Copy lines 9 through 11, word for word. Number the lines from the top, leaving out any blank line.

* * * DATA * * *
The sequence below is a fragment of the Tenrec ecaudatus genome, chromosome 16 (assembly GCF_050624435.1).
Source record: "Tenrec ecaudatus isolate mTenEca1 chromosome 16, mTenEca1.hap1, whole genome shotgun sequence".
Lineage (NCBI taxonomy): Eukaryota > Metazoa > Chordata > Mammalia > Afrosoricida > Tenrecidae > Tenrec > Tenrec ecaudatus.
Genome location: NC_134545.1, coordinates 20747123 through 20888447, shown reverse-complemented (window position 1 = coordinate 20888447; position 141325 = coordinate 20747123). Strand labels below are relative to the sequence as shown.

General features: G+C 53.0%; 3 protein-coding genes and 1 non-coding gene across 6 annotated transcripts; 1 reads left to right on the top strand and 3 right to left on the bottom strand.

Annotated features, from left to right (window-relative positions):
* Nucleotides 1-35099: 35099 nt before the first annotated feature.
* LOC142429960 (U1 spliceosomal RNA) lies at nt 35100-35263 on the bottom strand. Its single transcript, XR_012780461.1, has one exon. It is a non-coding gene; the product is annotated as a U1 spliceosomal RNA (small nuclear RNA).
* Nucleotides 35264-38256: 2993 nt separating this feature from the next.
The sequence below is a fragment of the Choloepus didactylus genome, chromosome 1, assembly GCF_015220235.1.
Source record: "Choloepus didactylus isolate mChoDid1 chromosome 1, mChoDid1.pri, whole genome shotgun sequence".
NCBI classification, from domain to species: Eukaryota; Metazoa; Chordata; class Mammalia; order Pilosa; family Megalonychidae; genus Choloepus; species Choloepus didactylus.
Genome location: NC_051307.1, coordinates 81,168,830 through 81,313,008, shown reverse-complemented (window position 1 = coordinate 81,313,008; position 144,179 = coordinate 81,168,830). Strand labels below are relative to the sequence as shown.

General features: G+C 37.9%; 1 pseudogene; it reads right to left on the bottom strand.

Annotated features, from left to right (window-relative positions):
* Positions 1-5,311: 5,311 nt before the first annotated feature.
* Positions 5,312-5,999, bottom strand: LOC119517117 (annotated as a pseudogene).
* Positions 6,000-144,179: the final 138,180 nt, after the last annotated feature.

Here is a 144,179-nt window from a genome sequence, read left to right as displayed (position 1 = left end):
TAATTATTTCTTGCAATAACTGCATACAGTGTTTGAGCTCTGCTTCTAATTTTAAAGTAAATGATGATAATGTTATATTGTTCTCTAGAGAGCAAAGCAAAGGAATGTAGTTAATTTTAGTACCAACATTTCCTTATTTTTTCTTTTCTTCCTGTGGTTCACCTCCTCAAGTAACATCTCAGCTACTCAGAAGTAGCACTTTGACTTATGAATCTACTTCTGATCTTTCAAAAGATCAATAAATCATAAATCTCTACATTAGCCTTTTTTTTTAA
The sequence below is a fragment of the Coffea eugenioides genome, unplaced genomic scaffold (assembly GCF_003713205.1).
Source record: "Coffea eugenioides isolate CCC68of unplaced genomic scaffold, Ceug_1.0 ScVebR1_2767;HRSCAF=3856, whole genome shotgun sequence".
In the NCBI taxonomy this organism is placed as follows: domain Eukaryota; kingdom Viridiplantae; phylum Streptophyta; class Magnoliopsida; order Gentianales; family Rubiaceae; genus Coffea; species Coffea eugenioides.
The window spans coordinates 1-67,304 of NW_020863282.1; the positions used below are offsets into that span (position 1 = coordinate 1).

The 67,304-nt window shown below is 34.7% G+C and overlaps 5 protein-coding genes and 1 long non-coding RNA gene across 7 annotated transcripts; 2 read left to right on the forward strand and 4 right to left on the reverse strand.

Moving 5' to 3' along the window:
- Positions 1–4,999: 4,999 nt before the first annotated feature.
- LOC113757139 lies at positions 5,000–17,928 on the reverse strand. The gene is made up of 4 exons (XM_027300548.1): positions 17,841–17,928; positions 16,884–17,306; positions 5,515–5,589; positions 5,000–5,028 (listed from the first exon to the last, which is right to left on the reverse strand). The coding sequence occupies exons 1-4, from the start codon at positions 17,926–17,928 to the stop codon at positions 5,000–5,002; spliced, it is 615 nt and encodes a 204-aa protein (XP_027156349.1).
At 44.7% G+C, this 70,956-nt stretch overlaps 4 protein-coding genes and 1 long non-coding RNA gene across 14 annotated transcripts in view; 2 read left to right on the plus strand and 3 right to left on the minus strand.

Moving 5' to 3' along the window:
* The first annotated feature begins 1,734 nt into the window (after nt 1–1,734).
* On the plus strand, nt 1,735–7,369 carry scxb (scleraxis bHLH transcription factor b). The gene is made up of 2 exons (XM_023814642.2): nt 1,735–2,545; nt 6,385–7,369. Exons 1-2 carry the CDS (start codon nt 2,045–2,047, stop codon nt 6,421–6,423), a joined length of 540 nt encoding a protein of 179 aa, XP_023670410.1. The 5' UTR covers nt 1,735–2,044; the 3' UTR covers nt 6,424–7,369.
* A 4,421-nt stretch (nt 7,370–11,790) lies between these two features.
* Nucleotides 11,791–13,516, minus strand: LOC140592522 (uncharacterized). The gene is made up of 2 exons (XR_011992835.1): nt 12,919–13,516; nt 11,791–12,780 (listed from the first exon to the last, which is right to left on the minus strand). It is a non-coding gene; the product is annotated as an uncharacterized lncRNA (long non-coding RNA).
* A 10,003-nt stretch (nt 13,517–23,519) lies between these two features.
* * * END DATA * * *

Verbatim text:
* Nucleotides 35264-38256: 2993 nt separating this feature from the next.
The sequence below is a fragment of the Choloepus didactylus genome, chromosome 1, assembly GCF_015220235.1.
Source record: "Choloepus didactylus isolate mChoDid1 chromosome 1, mChoDid1.pri, whole genome shotgun sequence".